The big news is the release of Coda Music Technology's PrintMusic! 2000 (see, a budget‑priced product that allows you to create music (up to 24 staves), see and hear your creation and then print it out as sheet music. The demo, available from SOS, is save‑disabled and has a few other restrictions, but it allows you to get a good feel of the program.

AudioFusion TWS ( aims to turn your Power Mac into a fully functioning 'techno workstation'. It includes a stereo sampler with direct‑to‑disk play option, a stereo synth/rhythm box, and a post‑production editor.

Fancy yourself as a budding DJ? Then spend some time working with MegaSeg (see Import audio CDs into your hard drive or import any sound file that QuickTime supports (MP3, MOV, AIFF, etc.) and create DJ‑style cuts and lists. The MegaSeg demo available from SOS is fully functional and runs for 15 minutes per session.

Guitarists will want to check out ChordBook v2.1 (see which provides chord look‑ups for guitar in standard tuning, and additional chord processing for 70 non‑standard guitar tunings. The demo only allows chords in the key of C, D and G in the diagram editor window.


Audiocorder v1.5.0 ( automatically records sound to a disk file. The recording process is triggered when the volume exceeds an initial threshold and continues until the volume drops below a second threshold.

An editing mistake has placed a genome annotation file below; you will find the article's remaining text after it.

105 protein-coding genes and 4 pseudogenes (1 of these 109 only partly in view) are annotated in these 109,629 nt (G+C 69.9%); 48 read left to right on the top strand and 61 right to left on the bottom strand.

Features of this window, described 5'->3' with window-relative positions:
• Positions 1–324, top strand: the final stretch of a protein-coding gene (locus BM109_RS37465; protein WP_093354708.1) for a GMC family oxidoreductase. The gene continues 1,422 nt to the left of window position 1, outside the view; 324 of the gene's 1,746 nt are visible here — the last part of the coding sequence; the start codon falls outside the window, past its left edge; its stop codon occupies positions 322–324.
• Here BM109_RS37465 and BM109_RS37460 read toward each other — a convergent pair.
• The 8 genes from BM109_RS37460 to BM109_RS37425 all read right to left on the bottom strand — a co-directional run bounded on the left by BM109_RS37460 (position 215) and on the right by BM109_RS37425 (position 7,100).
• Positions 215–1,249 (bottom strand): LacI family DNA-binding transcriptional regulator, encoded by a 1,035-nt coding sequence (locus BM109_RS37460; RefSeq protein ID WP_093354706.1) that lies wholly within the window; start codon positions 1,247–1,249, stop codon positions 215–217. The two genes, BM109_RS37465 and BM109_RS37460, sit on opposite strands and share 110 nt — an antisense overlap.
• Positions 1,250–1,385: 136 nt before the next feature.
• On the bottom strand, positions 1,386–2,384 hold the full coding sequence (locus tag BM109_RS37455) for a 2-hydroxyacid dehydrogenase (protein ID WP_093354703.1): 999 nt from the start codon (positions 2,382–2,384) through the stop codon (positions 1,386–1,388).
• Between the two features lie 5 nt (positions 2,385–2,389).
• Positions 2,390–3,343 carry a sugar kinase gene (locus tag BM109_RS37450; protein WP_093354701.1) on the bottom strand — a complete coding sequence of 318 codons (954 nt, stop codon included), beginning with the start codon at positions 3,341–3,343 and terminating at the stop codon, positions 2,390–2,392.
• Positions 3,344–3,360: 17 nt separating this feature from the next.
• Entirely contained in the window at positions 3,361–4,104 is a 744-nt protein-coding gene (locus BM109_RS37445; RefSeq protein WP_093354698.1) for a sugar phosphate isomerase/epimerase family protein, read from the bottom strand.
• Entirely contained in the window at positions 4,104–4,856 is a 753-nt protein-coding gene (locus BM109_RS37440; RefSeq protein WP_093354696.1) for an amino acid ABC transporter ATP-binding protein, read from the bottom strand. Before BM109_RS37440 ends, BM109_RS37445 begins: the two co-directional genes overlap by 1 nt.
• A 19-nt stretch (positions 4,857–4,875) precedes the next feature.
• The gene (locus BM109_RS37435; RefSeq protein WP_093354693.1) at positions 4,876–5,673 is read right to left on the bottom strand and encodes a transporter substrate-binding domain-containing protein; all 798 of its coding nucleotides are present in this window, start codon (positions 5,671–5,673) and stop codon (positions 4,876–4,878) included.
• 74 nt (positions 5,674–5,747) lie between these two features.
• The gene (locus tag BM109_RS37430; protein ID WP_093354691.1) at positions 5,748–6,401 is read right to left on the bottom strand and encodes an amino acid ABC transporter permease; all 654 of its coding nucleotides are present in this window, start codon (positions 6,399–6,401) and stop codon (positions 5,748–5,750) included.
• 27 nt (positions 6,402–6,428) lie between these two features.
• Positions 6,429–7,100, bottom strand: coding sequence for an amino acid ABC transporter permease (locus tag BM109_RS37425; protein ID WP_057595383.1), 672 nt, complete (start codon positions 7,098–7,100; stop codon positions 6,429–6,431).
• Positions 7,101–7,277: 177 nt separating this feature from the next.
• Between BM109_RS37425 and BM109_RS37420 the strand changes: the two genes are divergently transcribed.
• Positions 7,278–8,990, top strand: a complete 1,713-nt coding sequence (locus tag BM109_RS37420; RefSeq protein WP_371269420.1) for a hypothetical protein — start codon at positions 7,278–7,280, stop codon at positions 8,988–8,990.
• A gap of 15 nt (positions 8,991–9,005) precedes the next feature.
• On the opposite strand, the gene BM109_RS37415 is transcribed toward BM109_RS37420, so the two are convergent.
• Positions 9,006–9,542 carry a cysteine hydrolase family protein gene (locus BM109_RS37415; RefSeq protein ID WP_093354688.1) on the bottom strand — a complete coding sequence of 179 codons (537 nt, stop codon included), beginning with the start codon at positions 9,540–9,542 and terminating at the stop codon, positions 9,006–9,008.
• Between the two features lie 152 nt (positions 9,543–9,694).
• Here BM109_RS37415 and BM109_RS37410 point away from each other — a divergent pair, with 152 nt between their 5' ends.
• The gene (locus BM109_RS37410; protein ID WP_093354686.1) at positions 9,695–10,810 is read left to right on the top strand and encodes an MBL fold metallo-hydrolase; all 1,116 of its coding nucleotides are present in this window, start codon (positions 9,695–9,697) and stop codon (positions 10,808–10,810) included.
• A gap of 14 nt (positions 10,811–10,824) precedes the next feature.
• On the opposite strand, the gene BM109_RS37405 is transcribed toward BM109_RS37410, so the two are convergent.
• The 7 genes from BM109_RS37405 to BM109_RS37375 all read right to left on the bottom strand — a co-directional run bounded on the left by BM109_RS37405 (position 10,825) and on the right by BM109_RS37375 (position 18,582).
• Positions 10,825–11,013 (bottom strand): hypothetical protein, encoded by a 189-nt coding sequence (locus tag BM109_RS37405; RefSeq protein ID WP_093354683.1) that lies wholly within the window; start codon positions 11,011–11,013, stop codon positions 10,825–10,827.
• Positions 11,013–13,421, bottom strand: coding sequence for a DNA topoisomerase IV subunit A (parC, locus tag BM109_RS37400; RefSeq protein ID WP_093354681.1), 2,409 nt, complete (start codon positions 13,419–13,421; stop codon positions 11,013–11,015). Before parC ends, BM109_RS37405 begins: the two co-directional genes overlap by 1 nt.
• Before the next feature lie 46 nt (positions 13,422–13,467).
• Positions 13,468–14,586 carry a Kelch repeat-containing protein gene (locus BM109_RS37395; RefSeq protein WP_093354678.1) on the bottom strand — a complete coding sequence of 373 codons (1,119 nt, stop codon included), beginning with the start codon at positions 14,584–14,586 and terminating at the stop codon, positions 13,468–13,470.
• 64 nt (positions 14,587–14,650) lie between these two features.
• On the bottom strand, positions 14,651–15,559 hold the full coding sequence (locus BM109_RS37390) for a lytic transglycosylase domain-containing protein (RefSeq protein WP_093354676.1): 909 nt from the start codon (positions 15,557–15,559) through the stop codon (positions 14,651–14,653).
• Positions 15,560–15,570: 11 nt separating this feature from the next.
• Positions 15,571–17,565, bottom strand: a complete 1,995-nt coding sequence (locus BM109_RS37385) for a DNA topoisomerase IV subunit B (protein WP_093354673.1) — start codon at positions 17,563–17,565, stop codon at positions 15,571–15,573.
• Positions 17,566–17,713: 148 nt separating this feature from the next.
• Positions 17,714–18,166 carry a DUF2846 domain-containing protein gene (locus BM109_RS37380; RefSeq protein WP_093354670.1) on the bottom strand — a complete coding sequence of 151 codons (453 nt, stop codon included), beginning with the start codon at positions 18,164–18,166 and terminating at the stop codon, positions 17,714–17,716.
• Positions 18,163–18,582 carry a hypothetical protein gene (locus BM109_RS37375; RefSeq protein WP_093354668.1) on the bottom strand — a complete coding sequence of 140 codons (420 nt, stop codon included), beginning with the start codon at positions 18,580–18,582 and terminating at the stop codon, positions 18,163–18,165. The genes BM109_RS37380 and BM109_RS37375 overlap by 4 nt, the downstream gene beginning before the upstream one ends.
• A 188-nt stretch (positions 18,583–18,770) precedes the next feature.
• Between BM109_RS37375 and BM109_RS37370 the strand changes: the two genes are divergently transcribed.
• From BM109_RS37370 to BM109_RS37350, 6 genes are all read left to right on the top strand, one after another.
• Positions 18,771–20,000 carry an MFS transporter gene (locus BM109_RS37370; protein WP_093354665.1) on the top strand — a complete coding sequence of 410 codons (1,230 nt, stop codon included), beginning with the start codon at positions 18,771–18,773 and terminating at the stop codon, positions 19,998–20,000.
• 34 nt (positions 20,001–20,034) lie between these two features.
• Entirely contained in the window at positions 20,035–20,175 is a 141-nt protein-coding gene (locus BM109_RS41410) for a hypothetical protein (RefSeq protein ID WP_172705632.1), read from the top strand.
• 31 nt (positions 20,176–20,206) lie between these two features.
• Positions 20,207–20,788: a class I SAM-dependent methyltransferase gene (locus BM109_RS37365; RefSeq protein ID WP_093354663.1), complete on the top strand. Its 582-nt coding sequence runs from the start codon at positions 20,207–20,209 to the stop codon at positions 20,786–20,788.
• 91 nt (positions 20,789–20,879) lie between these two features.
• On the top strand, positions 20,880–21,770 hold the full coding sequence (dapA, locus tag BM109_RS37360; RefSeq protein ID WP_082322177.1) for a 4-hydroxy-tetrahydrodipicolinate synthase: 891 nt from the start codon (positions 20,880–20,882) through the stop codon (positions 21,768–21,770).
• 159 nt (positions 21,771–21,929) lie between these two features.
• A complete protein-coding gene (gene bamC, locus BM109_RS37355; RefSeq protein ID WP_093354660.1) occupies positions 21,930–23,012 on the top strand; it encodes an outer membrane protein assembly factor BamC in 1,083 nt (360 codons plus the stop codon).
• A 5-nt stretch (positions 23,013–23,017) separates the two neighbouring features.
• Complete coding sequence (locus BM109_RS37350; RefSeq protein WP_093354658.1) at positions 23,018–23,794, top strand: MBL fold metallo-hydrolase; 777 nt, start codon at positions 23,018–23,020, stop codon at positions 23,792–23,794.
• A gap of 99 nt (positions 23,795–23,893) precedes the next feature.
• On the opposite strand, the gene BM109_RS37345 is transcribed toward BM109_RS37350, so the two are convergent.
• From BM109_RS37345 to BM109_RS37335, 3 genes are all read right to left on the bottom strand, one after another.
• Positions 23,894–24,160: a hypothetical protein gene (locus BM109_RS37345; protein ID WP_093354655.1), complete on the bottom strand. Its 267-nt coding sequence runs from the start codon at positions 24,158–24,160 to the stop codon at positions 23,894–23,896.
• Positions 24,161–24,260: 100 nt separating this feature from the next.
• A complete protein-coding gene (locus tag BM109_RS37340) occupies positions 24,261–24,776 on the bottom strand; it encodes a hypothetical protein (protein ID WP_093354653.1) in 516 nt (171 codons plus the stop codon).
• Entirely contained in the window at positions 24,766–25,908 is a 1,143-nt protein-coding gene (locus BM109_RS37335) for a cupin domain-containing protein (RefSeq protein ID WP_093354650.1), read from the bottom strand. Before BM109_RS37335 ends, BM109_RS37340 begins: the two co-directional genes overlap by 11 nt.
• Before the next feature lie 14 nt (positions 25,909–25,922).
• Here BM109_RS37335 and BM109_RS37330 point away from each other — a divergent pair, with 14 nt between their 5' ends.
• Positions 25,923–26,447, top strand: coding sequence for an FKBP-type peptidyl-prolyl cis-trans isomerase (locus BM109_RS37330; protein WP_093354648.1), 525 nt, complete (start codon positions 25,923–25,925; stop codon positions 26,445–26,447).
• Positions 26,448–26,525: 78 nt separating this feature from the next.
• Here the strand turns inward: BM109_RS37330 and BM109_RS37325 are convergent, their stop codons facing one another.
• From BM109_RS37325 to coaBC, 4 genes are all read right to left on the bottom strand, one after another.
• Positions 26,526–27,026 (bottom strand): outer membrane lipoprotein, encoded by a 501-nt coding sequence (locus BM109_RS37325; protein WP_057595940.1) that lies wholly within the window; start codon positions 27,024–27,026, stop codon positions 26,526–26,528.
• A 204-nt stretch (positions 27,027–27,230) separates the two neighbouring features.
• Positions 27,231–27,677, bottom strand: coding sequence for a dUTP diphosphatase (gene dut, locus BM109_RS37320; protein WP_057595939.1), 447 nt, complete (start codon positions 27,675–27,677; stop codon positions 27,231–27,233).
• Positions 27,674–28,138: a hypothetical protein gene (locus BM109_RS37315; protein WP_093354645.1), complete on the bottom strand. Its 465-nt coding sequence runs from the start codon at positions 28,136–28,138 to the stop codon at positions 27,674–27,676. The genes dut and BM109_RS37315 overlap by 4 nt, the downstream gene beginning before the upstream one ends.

In a similar vein, Felt Tip Sound Studio v1.1.1 (see lets you record and edit AIFF sound files. It has a visual waveform editor for precise cut‑and‑paste editing and several filters for modifying the audio.

Quadmation PlayerPRO (see is a complete music editing program. You can use it with any Mac without any additional hardware. PlayerPRO v5.4 G4 is the freeware version, optimised for Power Mac G4 with Altivec.

Need to convert values for musical use? Then have a look at Music Math v2.2 ( Looking for a particular musical sequence? Fire up Serial Composer v2.2.1 ( and search its database of thousands of 12‑tone series!


  • AudioVision 4.1v10: various bug fixes and workarounds.
  • FreeMIDI v1.43.
  • Peak v2.10: updates for standard, LE, SE and TDM versions.
  • LexiVerb v2.0: plug‑in for Pro Tools and 24 MIX systems.
  • SoundJam MP v1.5: free update to the popular MP3 creator/player.
  • QuickTime v4.02 UK English: obtainable from

Vic Lennard